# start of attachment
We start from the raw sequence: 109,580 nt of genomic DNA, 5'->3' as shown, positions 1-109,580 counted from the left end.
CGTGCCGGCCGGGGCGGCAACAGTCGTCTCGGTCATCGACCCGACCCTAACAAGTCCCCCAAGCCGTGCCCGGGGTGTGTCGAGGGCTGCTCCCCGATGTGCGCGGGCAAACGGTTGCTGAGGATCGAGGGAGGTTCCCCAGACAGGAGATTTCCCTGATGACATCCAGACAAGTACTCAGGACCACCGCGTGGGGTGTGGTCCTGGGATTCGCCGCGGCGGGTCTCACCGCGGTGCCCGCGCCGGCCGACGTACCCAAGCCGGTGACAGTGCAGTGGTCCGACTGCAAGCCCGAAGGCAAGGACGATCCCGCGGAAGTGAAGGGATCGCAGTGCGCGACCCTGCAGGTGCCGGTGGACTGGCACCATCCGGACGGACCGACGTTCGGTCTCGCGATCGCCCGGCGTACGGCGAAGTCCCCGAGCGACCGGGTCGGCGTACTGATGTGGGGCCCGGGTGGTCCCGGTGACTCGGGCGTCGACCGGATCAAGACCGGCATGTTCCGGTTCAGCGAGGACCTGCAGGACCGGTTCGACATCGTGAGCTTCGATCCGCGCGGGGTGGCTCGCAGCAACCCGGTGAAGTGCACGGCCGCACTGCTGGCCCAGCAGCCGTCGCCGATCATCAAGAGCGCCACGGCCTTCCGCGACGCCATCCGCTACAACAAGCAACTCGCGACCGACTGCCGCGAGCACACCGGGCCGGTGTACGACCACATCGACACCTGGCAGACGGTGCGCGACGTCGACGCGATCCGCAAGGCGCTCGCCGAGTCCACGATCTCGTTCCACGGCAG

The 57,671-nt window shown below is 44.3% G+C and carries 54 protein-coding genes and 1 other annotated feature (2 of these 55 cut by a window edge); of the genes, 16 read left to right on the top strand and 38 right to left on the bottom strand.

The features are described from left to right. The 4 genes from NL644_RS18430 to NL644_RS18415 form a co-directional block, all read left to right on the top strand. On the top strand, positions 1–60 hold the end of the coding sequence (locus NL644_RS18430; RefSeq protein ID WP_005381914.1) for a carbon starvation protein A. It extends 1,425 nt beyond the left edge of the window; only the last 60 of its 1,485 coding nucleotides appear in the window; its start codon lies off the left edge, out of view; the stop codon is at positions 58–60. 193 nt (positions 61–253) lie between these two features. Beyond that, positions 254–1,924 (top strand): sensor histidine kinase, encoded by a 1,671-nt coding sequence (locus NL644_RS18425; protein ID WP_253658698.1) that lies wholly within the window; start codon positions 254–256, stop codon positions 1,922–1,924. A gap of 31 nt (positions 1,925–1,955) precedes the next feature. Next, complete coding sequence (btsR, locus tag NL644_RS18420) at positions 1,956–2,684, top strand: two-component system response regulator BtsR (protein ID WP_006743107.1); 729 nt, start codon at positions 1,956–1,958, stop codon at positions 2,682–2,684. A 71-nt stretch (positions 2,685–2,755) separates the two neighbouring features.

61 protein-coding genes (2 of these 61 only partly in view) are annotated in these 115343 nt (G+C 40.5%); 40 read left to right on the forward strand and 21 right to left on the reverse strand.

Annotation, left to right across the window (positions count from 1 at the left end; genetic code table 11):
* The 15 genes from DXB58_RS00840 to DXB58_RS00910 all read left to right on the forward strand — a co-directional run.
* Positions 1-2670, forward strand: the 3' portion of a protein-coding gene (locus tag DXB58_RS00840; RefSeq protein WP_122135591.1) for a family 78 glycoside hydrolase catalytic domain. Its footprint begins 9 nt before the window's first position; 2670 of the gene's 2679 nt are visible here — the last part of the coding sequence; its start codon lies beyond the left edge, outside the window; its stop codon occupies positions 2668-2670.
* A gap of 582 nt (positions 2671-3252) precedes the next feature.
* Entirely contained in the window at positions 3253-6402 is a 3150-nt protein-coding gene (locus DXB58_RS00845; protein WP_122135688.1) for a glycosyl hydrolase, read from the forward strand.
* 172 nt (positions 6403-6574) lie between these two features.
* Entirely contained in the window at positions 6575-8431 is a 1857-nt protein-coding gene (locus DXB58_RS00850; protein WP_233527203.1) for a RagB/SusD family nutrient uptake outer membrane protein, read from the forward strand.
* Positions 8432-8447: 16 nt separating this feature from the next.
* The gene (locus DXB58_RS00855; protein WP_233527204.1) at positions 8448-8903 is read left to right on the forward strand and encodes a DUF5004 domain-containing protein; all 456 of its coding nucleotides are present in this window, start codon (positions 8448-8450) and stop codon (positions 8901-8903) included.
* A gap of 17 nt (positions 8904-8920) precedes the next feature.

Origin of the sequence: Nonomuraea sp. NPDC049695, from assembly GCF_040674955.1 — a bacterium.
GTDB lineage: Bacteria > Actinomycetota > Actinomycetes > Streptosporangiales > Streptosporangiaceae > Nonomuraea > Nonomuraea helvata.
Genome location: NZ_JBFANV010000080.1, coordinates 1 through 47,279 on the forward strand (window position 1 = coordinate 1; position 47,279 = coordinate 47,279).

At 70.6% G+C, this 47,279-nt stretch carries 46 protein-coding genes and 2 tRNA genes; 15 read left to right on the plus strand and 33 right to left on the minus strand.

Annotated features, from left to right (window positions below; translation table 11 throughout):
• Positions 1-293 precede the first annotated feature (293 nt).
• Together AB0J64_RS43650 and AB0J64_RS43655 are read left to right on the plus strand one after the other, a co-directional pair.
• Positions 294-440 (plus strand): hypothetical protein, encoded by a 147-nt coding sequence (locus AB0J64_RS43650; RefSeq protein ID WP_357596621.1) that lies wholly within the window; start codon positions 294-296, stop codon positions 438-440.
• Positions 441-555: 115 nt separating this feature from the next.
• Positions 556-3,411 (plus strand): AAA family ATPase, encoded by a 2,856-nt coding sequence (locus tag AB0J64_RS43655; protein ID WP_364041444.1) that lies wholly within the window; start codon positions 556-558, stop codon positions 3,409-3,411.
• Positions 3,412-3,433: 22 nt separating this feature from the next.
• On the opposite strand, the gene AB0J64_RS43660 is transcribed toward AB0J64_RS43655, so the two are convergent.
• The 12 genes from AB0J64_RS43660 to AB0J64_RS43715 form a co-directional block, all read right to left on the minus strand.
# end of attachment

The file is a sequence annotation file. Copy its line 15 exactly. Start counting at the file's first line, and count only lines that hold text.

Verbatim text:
* A gap of 17 nt (positions 8904-8920) precedes the next feature.